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[filmscanners] Re: Nikon Coolscan 4000 ED

  • To: lexa@lexa.ru
  • Subject: [filmscanners] Re: Nikon Coolscan 4000 ED
  • From: "" <al@greenspace.freeserve.co.uk>
  • Date: Wed, 5 Jun 2002 22:42:27 +0100
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  • In-reply-to: <3CFC0D2D.70900@shaw.ca>
  • Organization: greenspace.freeserve.co.uk
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I wrote:

>> I'd certainly agree on the depth of field but I didn't find the SS4000 had 
>very good
>> shadow detail (I'm talking slides here).  The shadows were blocked up, much 
>worse than
>> my old Minolta Elite even though both are 12 bit scanners.

Art wrote:

> That's an interesting observation.  Although I haven't used the SS4000
> personally (I have used the SS4000+), yours is the first report I am
> aware of with a complaint about the shadow detail on the SS4000, in fact
> until the newest generation of scanners (the SS4000+, the Canon FS4000
> the Nikon 4000ED) it was considered by most to have the best shadow
> response of all the prosumer scanners on the market.

Even in Tony Sleep's original (glowing) review of the SS4000, he did comment 
that the LS-
2000 had better shadow separation than the SS4000.  Admittedly, multiscanning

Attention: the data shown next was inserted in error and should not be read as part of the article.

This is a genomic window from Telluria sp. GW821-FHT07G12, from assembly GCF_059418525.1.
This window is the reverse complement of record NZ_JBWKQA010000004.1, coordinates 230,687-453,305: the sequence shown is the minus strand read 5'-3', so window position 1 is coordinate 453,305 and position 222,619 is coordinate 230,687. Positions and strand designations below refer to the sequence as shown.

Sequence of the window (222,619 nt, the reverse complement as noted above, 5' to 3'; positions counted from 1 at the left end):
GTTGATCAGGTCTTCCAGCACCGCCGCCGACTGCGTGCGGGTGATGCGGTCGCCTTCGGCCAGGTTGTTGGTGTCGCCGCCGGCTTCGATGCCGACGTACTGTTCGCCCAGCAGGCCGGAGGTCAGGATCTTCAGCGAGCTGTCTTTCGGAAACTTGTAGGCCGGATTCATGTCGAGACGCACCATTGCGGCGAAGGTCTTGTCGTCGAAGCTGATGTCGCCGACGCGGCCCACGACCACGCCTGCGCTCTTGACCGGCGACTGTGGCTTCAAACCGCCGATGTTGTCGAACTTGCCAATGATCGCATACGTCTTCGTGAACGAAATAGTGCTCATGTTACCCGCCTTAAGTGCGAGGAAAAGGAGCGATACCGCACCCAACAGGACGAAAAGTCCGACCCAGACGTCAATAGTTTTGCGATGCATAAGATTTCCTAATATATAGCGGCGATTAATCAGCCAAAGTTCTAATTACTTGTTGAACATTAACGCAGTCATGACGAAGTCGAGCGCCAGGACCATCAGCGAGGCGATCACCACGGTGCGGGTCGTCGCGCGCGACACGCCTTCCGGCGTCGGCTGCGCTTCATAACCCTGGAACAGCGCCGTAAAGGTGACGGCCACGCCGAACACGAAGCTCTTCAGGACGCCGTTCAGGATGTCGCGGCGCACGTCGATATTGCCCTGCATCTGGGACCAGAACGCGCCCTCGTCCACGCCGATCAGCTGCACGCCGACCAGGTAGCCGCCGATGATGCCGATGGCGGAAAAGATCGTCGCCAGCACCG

was needed
with the LS-2000 to reduce the noise to the point where this became obvious but 
difference was still there.  There is no dispute that the SS4000 noise level is
exceptionally low and the CCD response is very even but that obviously isn't 
the same as
shadow separation.  Maybe Polaroid designed it to get the best out of the 
midtones and
highlights rather than the deep shadows.

> Perhaps yours was defective.

Could be.  It went back as it was behaving very oddly with frequent errors 
calibration and scanning.  However, the basic issue is that, when brought up 
curves, the very deepest shadows had exactly the same values and the opaque 
frame edge.
Out of curiousity, I used the SS4000 ICC profile for underexposed slides on a 
raw scan I
made when I had the Minolta Elite II: the deep shadows were marred by the CCD 
issues that
seem to plague the Elite II but, when compared with a scan of the same slide 
made with
the SS4000, it still had much more detail and smoother gradation.

Al Bond

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